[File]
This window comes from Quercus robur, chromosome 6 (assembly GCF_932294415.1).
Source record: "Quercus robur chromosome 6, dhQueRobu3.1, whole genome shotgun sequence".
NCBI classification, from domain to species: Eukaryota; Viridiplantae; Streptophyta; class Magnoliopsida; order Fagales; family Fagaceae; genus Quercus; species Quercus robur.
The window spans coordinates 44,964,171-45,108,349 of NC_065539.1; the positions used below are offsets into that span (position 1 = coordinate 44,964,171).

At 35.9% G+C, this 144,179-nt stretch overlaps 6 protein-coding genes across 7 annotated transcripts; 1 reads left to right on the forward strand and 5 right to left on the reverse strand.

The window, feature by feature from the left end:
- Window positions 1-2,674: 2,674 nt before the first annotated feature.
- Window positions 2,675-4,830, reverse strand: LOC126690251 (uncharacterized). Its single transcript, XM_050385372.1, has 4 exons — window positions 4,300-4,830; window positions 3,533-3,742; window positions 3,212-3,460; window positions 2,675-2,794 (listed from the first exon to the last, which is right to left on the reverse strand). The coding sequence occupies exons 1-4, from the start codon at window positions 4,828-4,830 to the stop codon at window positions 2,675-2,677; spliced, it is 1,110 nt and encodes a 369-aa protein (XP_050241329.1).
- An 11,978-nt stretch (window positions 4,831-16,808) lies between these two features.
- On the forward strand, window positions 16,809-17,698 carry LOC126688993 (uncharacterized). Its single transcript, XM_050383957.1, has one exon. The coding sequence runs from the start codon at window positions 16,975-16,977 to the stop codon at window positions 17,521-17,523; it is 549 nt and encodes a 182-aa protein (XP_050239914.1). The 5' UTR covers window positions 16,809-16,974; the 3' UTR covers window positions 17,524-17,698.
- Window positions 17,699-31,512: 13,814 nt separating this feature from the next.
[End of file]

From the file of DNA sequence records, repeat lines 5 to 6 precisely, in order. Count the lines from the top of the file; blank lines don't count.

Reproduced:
At 35.9% G+C, this 144,179-nt stretch overlaps 6 protein-coding genes across 7 annotated transcripts; 1 reads left to right on the forward strand and 5 right to left on the reverse strand.

The window, feature by feature from the left end: